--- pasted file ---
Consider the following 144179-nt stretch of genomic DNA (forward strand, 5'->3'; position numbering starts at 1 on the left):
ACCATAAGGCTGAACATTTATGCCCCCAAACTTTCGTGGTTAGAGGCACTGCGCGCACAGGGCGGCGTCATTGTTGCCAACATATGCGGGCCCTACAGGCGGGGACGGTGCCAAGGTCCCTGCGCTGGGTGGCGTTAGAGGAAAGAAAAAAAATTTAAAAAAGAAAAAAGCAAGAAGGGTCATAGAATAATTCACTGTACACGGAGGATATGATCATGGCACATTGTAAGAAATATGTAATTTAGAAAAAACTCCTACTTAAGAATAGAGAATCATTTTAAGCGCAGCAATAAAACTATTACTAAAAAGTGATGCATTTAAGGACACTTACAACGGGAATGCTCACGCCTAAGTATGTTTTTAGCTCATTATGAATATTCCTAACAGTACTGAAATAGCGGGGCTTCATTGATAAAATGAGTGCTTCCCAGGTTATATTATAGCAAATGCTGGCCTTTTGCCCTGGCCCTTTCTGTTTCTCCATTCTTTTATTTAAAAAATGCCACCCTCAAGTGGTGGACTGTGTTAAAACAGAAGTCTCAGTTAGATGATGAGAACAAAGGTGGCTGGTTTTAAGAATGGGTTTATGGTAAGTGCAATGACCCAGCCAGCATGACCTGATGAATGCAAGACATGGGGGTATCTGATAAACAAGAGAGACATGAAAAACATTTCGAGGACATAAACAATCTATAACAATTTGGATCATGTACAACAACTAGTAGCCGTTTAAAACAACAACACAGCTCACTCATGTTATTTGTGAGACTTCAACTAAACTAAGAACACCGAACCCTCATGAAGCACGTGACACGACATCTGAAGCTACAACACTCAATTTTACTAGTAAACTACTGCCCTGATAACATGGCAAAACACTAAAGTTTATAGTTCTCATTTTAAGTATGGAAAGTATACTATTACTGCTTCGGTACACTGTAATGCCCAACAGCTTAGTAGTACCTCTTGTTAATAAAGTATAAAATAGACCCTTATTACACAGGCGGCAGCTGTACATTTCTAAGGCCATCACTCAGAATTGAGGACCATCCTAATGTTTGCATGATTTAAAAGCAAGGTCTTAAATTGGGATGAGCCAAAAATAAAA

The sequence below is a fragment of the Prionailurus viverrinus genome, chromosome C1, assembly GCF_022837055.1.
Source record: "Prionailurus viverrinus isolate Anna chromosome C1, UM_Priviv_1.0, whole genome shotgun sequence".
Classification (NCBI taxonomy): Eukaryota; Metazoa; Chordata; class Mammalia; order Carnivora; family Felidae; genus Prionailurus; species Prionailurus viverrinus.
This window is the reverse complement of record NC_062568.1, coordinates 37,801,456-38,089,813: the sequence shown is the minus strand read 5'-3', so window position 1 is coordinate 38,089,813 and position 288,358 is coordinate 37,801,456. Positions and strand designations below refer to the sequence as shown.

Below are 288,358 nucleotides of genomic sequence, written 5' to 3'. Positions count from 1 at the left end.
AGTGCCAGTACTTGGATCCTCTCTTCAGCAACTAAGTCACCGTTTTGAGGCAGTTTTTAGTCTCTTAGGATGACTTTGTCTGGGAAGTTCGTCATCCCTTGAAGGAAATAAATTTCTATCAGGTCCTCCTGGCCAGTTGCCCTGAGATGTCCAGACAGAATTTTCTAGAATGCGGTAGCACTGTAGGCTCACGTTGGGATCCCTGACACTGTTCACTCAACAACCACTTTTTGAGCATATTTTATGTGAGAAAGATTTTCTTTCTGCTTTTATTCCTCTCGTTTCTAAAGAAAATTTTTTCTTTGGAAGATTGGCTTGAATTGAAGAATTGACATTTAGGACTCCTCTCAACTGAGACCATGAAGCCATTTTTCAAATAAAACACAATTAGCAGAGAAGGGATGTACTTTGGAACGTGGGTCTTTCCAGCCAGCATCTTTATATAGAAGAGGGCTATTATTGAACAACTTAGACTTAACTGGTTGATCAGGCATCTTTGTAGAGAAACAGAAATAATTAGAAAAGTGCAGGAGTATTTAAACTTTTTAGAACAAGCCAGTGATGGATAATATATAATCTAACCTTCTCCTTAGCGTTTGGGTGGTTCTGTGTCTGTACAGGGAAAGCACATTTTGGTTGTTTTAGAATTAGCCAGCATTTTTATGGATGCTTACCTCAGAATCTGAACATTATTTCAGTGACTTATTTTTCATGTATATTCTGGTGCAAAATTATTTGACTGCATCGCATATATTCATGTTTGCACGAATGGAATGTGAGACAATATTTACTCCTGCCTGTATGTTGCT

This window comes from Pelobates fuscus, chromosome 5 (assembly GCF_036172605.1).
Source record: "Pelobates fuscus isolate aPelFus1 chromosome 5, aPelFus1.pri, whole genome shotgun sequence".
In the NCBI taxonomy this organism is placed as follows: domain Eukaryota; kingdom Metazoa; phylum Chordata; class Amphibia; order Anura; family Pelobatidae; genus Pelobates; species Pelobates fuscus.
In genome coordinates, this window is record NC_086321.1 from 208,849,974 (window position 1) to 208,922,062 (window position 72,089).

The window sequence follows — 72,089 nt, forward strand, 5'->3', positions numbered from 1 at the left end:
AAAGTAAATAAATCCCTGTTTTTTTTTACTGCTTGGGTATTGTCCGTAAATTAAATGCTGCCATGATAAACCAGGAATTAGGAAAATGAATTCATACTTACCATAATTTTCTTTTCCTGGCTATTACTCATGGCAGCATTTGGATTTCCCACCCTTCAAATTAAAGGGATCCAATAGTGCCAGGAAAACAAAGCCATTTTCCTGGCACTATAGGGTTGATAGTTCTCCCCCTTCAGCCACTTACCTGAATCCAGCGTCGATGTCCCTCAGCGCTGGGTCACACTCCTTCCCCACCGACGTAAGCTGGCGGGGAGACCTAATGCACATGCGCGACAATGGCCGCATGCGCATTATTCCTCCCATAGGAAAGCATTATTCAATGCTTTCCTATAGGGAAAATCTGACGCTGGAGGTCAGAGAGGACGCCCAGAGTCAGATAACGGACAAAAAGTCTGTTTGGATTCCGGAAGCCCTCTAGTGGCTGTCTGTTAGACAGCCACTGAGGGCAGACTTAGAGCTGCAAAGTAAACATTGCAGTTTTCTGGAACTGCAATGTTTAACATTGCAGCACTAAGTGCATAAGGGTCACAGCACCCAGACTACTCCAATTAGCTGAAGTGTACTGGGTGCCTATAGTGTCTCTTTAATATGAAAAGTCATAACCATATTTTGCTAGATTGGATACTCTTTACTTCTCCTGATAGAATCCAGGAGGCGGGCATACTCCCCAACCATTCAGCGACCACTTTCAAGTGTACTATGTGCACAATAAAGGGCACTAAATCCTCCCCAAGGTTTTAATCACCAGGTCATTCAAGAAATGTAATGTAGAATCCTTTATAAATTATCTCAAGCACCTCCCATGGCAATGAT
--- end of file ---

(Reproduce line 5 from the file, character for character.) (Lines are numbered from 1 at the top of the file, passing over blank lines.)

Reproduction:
Classification (NCBI taxonomy): Eukaryota; Metazoa; Chordata; class Mammalia; order Carnivora; family Felidae; genus Prionailurus; species Prionailurus viverrinus.